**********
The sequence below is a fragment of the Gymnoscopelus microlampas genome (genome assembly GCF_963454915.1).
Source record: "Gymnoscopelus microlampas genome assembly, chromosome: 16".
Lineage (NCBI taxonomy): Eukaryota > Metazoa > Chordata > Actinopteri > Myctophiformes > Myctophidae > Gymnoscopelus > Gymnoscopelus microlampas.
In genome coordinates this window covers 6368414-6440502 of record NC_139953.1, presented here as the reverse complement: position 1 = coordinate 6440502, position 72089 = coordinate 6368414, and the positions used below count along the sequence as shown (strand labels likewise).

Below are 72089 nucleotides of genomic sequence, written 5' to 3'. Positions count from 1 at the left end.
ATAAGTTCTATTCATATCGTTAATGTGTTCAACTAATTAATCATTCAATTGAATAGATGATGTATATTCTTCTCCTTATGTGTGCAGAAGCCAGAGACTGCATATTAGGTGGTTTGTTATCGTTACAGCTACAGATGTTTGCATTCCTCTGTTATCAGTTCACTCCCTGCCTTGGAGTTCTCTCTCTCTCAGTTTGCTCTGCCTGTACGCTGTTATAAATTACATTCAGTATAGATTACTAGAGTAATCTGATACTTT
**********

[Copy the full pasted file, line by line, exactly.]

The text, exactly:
The sequence below is a fragment of the Gymnoscopelus microlampas genome (genome assembly GCF_963454915.1).
Source record: "Gymnoscopelus microlampas genome assembly, chromosome: 16".
Lineage (NCBI taxonomy): Eukaryota > Metazoa > Chordata > Actinopteri > Myctophiformes > Myctophidae > Gymnoscopelus > Gymnoscopelus microlampas.
In genome coordinates this window covers 6368414-6440502 of record NC_139953.1, presented here as the reverse complement: position 1 = coordinate 6440502, position 72089 = coordinate 6368414, and the positions used below count along the sequence as shown (strand labels likewise).

Below are 72089 nucleotides of genomic sequence, written 5' to 3'. Positions count from 1 at the left end.
ATAAGTTCTATTCATATCGTTAATGTGTTCAACTAATTAATCATTCAATTGAATAGATGATGTATATTCTTCTCCTTATGTGTGCAGAAGCCAGAGACTGCATATTAGGTGGTTTGTTATCGTTACAGCTACAGATGTTTGCATTCCTCTGTTATCAGTTCACTCCCTGCCTTGGAGTTCTCTCTCTCTCAGTTTGCTCTGCCTGTACGCTGTTATAAATTACATTCAGTATAGATTACTAGAGTAATCTGATACTTT